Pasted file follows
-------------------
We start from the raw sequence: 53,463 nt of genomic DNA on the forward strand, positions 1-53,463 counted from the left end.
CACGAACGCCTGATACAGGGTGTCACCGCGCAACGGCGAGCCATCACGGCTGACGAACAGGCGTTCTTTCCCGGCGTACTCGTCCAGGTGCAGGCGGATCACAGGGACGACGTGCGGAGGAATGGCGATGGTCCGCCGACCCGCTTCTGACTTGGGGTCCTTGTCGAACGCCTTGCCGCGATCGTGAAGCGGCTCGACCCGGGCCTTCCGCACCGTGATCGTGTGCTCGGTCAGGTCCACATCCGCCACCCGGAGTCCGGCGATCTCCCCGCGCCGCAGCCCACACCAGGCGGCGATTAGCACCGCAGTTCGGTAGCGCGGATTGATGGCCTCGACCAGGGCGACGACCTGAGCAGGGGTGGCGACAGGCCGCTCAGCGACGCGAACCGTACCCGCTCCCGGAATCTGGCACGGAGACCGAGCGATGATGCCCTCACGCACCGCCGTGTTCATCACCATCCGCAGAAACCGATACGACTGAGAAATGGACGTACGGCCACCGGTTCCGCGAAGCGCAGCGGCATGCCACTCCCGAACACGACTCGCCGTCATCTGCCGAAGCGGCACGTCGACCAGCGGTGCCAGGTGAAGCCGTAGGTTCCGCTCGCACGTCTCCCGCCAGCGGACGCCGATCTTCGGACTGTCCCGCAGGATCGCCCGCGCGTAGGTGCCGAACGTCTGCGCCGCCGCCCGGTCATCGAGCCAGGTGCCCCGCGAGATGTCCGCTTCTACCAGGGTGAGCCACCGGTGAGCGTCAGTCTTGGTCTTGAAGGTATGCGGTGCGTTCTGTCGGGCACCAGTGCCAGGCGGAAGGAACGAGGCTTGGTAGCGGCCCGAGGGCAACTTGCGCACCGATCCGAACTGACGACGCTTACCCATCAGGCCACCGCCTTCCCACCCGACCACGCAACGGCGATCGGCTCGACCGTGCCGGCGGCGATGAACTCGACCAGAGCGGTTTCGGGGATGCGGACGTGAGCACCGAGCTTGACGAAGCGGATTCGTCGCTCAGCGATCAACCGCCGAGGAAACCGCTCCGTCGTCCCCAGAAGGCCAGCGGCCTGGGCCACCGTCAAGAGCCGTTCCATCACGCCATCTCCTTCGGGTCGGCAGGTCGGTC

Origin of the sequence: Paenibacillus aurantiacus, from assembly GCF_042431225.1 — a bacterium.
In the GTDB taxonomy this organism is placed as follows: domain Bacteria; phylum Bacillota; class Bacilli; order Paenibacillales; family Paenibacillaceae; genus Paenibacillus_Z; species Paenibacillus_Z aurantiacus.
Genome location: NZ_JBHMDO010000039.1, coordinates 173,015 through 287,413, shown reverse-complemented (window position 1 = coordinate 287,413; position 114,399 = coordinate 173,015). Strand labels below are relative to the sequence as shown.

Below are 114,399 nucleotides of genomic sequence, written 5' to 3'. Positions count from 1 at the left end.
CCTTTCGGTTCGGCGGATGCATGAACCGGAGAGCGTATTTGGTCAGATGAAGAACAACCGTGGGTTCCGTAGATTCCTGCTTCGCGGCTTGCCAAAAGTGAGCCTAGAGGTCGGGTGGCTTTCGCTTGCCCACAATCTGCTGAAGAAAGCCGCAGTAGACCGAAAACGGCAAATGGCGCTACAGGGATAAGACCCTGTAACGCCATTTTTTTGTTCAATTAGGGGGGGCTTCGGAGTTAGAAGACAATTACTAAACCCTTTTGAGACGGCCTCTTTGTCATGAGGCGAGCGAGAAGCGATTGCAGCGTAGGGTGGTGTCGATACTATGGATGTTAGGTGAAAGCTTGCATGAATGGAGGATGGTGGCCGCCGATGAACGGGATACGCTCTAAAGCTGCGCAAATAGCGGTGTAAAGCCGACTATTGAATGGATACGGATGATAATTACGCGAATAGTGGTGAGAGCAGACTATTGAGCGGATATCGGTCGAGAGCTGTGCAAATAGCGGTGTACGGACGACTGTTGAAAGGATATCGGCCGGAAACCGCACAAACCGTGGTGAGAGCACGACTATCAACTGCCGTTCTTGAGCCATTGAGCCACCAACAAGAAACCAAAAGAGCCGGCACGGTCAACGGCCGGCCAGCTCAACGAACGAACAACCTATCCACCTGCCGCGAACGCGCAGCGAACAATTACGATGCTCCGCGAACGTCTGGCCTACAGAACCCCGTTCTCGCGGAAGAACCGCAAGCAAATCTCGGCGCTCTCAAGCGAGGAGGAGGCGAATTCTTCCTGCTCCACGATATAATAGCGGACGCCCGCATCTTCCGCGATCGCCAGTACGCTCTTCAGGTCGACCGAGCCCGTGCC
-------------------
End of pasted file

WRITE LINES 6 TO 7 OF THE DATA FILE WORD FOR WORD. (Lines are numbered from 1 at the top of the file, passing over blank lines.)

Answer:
Below are 114,399 nucleotides of genomic sequence, written 5' to 3'. Positions count from 1 at the left end.
CCTTTCGGTTCGGCGGATGCATGAACCGGAGAGCGTATTTGGTCAGATGAAGAACAACCGTGGGTTCCGTAGATTCCTGCTTCGCGGCTTGCCAAAAGTGAGCCTAGAGGTCGGGTGGCTTTCGCTTGCCCACAATCTGCTGAAGAAAGCCGCAGTAGACCGAAAACGGCAAATGGCGCTACAGGGATAAGACCCTGTAACGCCATTTTTTTGTTCAATTAGGGGGGGCTTCGGAGTTAGAAGACAATTACTAAACCCTTTTGAGACGGCCTCTTTGTCATGAGGCGAGCGAGAAGCGATTGCAGCGTAGGGTGGTGTCGATACTATGGATGTTAGGTGAAAGCTTGCATGAATGGAGGATGGTGGCCGCCGATGAACGGGATACGCTCTAAAGCTGCGCAAATAGCGGTGTAAAGCCGACTATTGAATGGATACGGATGATAATTACGCGAATAGTGGTGAGAGCAGACTATTGAGCGGATATCGGTCGAGAGCTGTGCAAATAGCGGTGTACGGACGACTGTTGAAAGGATATCGGCCGGAAACCGCACAAACCGTGGTGAGAGCACGACTATCAACTGCCGTTCTTGAGCCATTGAGCCACCAACAAGAAACCAAAAGAGCCGGCACGGTCAACGGCCGGCCAGCTCAACGAACGAACAACCTATCCACCTGCCGCGAACGCGCAGCGAACAATTACGATGCTCCGCGAACGTCTGGCCTACAGAACCCCGTTCTCGCGGAAGAACCGCAAGCAAATCTCGGCGCTCTCAAGCGAGGAGGAGGCGAATTCTTCCTGCTCCACGATATAATAGCGGACGCCCGCATCTTCCGCGATCGCCAGTACGCTCTTCAGGTCGACCGAGCCCGTGCC